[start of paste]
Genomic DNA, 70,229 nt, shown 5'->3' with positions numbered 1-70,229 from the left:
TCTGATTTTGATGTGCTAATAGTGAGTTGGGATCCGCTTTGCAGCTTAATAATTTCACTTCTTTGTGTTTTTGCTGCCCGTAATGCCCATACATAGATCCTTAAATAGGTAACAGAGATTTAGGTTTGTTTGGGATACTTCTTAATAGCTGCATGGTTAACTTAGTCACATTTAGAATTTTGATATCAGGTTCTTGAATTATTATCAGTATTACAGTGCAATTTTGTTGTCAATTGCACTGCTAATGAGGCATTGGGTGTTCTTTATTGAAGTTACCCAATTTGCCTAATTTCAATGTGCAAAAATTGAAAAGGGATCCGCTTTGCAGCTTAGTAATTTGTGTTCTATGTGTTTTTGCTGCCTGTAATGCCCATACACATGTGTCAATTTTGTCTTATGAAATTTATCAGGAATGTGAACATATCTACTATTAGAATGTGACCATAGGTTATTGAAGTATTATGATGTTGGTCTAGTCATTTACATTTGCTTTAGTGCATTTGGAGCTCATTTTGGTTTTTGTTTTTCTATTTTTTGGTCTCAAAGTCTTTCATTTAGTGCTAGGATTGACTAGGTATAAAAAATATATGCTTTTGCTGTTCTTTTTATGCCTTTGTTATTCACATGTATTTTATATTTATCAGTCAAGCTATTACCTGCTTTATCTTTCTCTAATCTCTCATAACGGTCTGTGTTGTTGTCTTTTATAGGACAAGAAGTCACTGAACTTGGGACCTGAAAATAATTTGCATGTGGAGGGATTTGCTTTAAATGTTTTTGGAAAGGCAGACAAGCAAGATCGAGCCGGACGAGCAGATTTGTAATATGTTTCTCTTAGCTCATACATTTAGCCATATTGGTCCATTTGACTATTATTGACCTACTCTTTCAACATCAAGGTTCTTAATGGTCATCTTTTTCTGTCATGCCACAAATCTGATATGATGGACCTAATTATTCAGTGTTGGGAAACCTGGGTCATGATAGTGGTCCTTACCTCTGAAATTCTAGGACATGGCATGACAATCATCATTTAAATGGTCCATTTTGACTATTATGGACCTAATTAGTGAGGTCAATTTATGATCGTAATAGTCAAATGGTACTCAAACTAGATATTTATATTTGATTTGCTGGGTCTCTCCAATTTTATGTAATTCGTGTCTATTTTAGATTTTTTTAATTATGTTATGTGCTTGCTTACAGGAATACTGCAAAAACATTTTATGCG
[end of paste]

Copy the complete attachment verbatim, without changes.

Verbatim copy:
Genomic DNA, 70,229 nt, shown 5'->3' with positions numbered 1-70,229 from the left:
TCTGATTTTGATGTGCTAATAGTGAGTTGGGATCCGCTTTGCAGCTTAATAATTTCACTTCTTTGTGTTTTTGCTGCCCGTAATGCCCATACATAGATCCTTAAATAGGTAACAGAGATTTAGGTTTGTTTGGGATACTTCTTAATAGCTGCATGGTTAACTTAGTCACATTTAGAATTTTGATATCAGGTTCTTGAATTATTATCAGTATTACAGTGCAATTTTGTTGTCAATTGCACTGCTAATGAGGCATTGGGTGTTCTTTATTGAAGTTACCCAATTTGCCTAATTTCAATGTGCAAAAATTGAAAAGGGATCCGCTTTGCAGCTTAGTAATTTGTGTTCTATGTGTTTTTGCTGCCTGTAATGCCCATACACATGTGTCAATTTTGTCTTATGAAATTTATCAGGAATGTGAACATATCTACTATTAGAATGTGACCATAGGTTATTGAAGTATTATGATGTTGGTCTAGTCATTTACATTTGCTTTAGTGCATTTGGAGCTCATTTTGGTTTTTGTTTTTCTATTTTTTGGTCTCAAAGTCTTTCATTTAGTGCTAGGATTGACTAGGTATAAAAAATATATGCTTTTGCTGTTCTTTTTATGCCTTTGTTATTCACATGTATTTTATATTTATCAGTCAAGCTATTACCTGCTTTATCTTTCTCTAATCTCTCATAACGGTCTGTGTTGTTGTCTTTTATAGGACAAGAAGTCACTGAACTTGGGACCTGAAAATAATTTGCATGTGGAGGGATTTGCTTTAAATGTTTTTGGAAAGGCAGACAAGCAAGATCGAGCCGGACGAGCAGATTTGTAATATGTTTCTCTTAGCTCATACATTTAGCCATATTGGTCCATTTGACTATTATTGACCTACTCTTTCAACATCAAGGTTCTTAATGGTCATCTTTTTCTGTCATGCCACAAATCTGATATGATGGACCTAATTATTCAGTGTTGGGAAACCTGGGTCATGATAGTGGTCCTTACCTCTGAAATTCTAGGACATGGCATGACAATCATCATTTAAATGGTCCATTTTGACTATTATGGACCTAATTAGTGAGGTCAATTTATGATCGTAATAGTCAAATGGTACTCAAACTAGATATTTATATTTGATTTGCTGGGTCTCTCCAATTTTATGTAATTCGTGTCTATTTTAGATTTTTTTAATTATGTTATGTGCTTGCTTACAGGAATACTGCAAAAACATTTTATGCG